Qualcomm's 64-bit flagship part is the Snapdragon 810, but not all devices will need that kind of power. That's why the company is extending its new designs down to the mid-range with updated Snapdragon 600 and 400 series chips. There are a total of four new chips—the 620, 618, 425, and 415.
Odds are good that any Android devices you have around are running on ARM technology. The ARM architecture powers virtually all systems-on-a-chip (SoCs), with Intel x86 parts coming in a distant second. ARM doesn't actually make the chips, but it creates the reference designs and instruction set, then licenses the IP. Today the company is announcing some new designs and process refinements for other companies to license.
Howdy. The name's Michael Crider, and I hope you've noticed that I've been hanging around here for the last year or so. I'm a web writer and general geek, born in Texas and now living in Colorado Springs. How I came to work for Android Police over the last 12 months (or possibly a bit longer) is a long and boring story.
Here are the bullet points you need to get context on the following exploration of my stuff: my dad was a computer engineer who worked for General Dynamics and Lockheed back in the 80s, and so I've been surrounded by varying bits of technology for essentially my entire life. Read More
I love gadgets. I remember wandering around the electronics store, checking the specs on every portable radio cassette player, and drooling over an Aiwa one that could play both sides of the tape without requiring manual flipping. I was also the 14-year-old girl who went to the computer shop and had a list of every spec she wanted in her first computer.
Now in my (very) late twenties, that passion hasn't subsided. Read More
When it came time to think about writing a “What We Use” post last year, I was still somewhat new to the AP team and I had just learned that I was about to be the new Teardown guy, so I took a pass on attempting to compile my entire toolset in a single article. I can’t say that I’m any more prepared to do one this year, but I couldn’t resist joining in on the fun. Read More
Back at Google I/O we were introduced to Android One, an initiative from Google to give smartphone manufacturers guidance on how to build quality Android experiences using affordable hardware and updates directly from the Google mothership. At the time, Sundar Pichai explained that the program would be launched in India with three hardware partners - Spice, Micromax, and Karbonn "this fall," with other territories coming later.
Google evidently sent out invites for the official Android One launch event at the beginning of the month, and partner Karbonn is already teasing that its device is coming soon. Read More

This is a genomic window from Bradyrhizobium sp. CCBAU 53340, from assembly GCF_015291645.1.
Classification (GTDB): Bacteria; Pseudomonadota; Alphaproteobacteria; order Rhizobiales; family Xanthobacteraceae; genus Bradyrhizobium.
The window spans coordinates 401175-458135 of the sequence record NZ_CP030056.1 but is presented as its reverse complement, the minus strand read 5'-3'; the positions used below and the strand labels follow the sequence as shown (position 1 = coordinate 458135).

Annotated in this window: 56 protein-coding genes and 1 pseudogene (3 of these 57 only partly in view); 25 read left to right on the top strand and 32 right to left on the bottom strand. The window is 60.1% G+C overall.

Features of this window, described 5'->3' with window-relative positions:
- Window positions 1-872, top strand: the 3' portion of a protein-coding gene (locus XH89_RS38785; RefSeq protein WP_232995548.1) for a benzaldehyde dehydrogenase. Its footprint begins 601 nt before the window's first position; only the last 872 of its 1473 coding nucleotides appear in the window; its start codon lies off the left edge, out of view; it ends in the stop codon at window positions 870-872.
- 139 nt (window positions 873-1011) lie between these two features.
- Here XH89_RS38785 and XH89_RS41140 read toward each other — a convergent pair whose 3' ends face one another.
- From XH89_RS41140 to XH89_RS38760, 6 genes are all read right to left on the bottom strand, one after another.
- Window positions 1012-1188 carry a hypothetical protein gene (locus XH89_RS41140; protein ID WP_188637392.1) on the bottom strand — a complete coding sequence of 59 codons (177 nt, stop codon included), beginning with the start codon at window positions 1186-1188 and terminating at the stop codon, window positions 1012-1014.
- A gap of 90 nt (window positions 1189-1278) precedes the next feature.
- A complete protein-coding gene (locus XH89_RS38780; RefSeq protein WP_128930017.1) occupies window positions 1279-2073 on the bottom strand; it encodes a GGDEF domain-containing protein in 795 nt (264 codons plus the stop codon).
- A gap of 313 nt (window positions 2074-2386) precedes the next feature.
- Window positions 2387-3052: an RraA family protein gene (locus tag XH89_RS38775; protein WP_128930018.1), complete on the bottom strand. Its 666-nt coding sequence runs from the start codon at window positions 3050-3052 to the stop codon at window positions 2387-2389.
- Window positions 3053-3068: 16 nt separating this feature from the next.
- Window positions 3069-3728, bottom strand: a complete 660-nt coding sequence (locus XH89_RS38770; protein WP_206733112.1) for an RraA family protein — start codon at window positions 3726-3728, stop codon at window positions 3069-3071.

In comparison with just a few years ago, Wi-Fi is pretty fast, especially if you've upgraded to a 5GHz router. But there's no reason that it can't be faster. To that end, electronics OEM supplier Qualcomm has purchased Wilocity, a California startup specializing in 60GHz 802.11ad Wi-Fi, also known as WiGig. This standard is still in the latter stages of development, but when it starts appearing in devices sometime next year, it should be able to sustain wireless data speeds of up to seven gigabits per second. Read More
ARM still dominates mobile devices more than two years after Intel started making chips suitable for Android phones and tablets. The company is taking another swing at it in 2014 with the newly announced Merrifield and Moorefield chips. These processors pack updated GPUs, new 64-bit architecture, and an efficient 22nm manufacturing process.
The Merrifield chips are now officially known as the Z34xx family. According to benchmarks produced by Intel, the dual-core Z3480 processor is capable of besting the Snapdragon 800 and Apple A7. Read More
While certain manufacturers are removing LED flashes from high-end smartphones (we're looking at you, Sony) Samsung is improving theirs. In a lengthy blog post on Samsung Tomorrow, the South Korean company posted technical specifications and photos on five new OEM flash modules, some of which use new techniques for brighter and wider flashes.
To be honest, the whole post is pretty dry, mostly talking about size and power improvements. Read More
Fans of Google in general and Android in particular are still reeling from yesterday's announcement that Motorola is being sold to Lenovo. Google acquired Moto just two years ago, and while its time within Google has been beneficial, it's clearly not going to become the official mobile hardware arm that many had hoped for. But there's no reason to think that the big G is out of the hardware game altogether - in fact, at least one report says that another recent acquisition may be accelerating it. Read More